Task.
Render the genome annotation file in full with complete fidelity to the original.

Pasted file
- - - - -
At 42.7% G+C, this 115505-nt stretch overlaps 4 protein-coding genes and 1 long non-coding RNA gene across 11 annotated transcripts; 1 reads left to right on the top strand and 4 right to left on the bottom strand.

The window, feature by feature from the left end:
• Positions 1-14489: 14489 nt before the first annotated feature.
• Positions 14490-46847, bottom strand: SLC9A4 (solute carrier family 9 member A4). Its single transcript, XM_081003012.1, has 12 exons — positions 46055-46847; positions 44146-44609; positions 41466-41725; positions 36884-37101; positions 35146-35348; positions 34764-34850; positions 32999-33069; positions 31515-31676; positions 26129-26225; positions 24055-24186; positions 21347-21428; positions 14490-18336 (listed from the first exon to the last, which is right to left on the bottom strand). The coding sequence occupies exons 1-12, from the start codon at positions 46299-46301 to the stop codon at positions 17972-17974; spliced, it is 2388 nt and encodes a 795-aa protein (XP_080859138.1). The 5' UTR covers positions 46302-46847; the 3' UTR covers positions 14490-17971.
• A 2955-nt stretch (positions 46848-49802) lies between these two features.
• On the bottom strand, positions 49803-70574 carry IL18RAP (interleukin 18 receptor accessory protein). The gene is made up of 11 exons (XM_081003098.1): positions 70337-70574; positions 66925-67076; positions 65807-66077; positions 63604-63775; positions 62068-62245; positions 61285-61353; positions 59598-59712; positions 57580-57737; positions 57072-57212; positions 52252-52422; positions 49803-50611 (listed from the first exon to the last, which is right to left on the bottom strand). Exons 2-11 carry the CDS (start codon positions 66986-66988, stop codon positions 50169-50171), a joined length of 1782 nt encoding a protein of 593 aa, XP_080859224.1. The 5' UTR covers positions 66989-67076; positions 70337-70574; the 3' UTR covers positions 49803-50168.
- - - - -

At 42.7% G+C, this 115505-nt stretch overlaps 4 protein-coding genes and 1 long non-coding RNA gene across 11 annotated transcripts; 1 reads left to right on the top strand and 4 right to left on the bottom strand.

The window, feature by feature from the left end:
• Positions 1-14489: 14489 nt before the first annotated feature.
• Positions 14490-46847, bottom strand: SLC9A4 (solute carrier family 9 member A4). Its single transcript, XM_081003012.1, has 12 exons — positions 46055-46847; positions 44146-44609; positions 41466-41725; positions 36884-37101; positions 35146-35348; positions 34764-34850; positions 32999-33069; positions 31515-31676; positions 26129-26225; positions 24055-24186; positions 21347-21428; positions 14490-18336 (listed from the first exon to the last, which is right to left on the bottom strand). The coding sequence occupies exons 1-12, from the start codon at positions 46299-46301 to the stop codon at positions 17972-17974; spliced, it is 2388 nt and encodes a 795-aa protein (XP_080859138.1). The 5' UTR covers positions 46302-46847; the 3' UTR covers positions 14490-17971.
• A 2955-nt stretch (positions 46848-49802) lies between these two features.
• On the bottom strand, positions 49803-70574 carry IL18RAP (interleukin 18 receptor accessory protein). The gene is made up of 11 exons (XM_081003098.1): positions 70337-70574; positions 66925-67076; positions 65807-66077; positions 63604-63775; positions 62068-62245; positions 61285-61353; positions 59598-59712; positions 57580-57737; positions 57072-57212; positions 52252-52422; positions 49803-50611 (listed from the first exon to the last, which is right to left on the bottom strand). Exons 2-11 carry the CDS (start codon positions 66986-66988, stop codon positions 50169-50171), a joined length of 1782 nt encoding a protein of 593 aa, XP_080859224.1. The 5' UTR covers positions 66989-67076; positions 70337-70574; the 3' UTR covers positions 49803-50168.